Josef von Sternberg’s SHANGHAI EXPRESS was the top grossing film of 1932 (in US and Canada)- at the apex of the salacious Pre-Code era. With good reason.
This exotic film takes us on a journey via rail in Northern China from Peking to Shanghai. There’s a uniquely diverse group of passengers that sometimes clash and sometimes simmer for the ride. Ultimately, each are surprised to find out who can be trusted, and who should be feared, when they become directly embroiled in local politics and civil unrest. And when old flames rekindle things really start to sizzle.
Marlene Dietrich portrays Shanghai Lily, along with her traveling companion, Anna May Wong as Hui Fei, and they make a HELLUVA entrance. Shanghai Lily is mysterious, drop-dead gorgeous and with every little movement she poses draped in the most stunning fashions, enveloped in the most sensuous glowing light and shadows. Her boudoir reputation precedes her.
Shanghai Lily: “It took more than one man to change my name to Shanghai Lily.”
As for Ms. Anna May Wong’s Hui Fei, she is one tough lady and not to be messed with. While Hui Fei projects street-wise, her striking companion is apparently bedroom savvy. Like Shanghai Lily, she also carries herself with high style and a penetrating beauty.
Clive Brook plays Captain “Doc” Harvey. He’s a suave military man and a former lover to Shanghai Lily. He’s apprehensive to her flirtations at first with the promiscuous rumors. As hard as he tries to avoid falling for her, in the end, and via her sacrifices that reveals her love for him, her undeniable sexual appeal and their love prevail.
As for the rest of the cast of key characters, Warner Oland (most famous for his many turns as Charlie Chan) is untrustworthy Mr. Henry Chang. Lawrence Grant is Reverend Carmichael, who discovers there’s more to Shanghai Lily than a tarnished reputation. Louise Glosser Hale is the uptight, prude Mrs. Haggerty. And Eugene Pallette is spectacular as the hilarious Sam Salt.
For comic relief, Eugene Pallette’s Sam Salt delivers the most witty lines. Keep in mind that by today’s standards they are blatantly racist, but there’s something about his delivery (thanks to that lovable Pallette way) that makes us laugh at his non-PC ignorance of Chinese culture, rather than the 1932 audiences that likely laughed with him. As my daughter pointed out, he’s sorta a Pre-Code Peter Griffin (Family Guy reference):
Sam Salt: “I can’t make head or tail outta’ you, Mr. Chang. Are you Chinese, or are you white, or what are you?”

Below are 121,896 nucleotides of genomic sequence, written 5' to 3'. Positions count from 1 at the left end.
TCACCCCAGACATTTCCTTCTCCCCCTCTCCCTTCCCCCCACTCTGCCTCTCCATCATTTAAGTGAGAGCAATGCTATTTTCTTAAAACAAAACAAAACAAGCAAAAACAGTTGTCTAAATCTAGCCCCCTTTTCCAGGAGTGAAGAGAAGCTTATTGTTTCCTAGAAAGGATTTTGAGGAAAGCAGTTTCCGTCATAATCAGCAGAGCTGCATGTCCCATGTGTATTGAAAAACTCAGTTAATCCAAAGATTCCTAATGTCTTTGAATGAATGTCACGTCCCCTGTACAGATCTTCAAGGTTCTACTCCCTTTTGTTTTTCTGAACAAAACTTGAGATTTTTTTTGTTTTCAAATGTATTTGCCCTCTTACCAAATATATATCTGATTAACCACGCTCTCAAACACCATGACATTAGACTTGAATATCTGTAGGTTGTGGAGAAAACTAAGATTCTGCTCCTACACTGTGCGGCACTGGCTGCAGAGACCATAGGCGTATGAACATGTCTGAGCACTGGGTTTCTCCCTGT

Mr. Henry Chang: “My mother is Chinese. My father was white.”
Sam Salt: “You look more like a white man to me.”
Mr. Henry Chang: “I’m not proud of my white blood.”
Sam Salt: “Oh, you’re not, are you?”
Mr. Henry Chang: “No, I’m not.”
Sam Salt: “Rather be a Chinaman, huh?”
Mr. Henry Chang: “Yes.”
Sam Salt: “What future is there in bein’ a Chinaman? You’re born, eat your way through a handful of rice, and you die. What a country! Let’s have a drink!”
Sam Salt: “I don’t know what you’re saying brother… but don’t say it again.”
Along with these inappropriately funny moments, the other characters provide us entertainment in just how uncomfortable they are just to be near Shanghai Lily, as though her ill-repute will somehow rub off. But what really makes this film is not these things, nor the story (although those are all great), it’s the visual telling of the story… through dramatic, jaw-dropping fashions and through the so-hot-the-screen-steams images of Marlene Dietrich.
When you consider Marlene Dietrich’s personal life as well as her behind the scenes relationship with director Josef von Sternberg, this performance may not come as a surprise. She was brilliant in understanding how to convey her image on screen in just the perfect light and shadows. That is, she was the perfect student of Josef von Sternberg’s teachings in these skills (skills she utilized the remainder of her life.)
But when you add in Dietrich’s own extremely sexual persona, it’s no wonder this film unravels as though we the audience are experiencing one long seduction directly from the empress of Pre-Code seduction herself. Let’s face it, she isn’t really seducing the ilk of glossy smooth Clive Brook. The camera is the object of her desire. And we all benefit in her aim.
This perspective on SHANGHAI EXPRESS (1932) is my contribution to the “Hot & Bothered Blogathon” as hosted by those saucy bloggers Theresa of Cinemaven’s Essays from the Couch and Aurora of Citizen Screen, July 9-10. Explore both of their sites to read more lustful and licentious posts.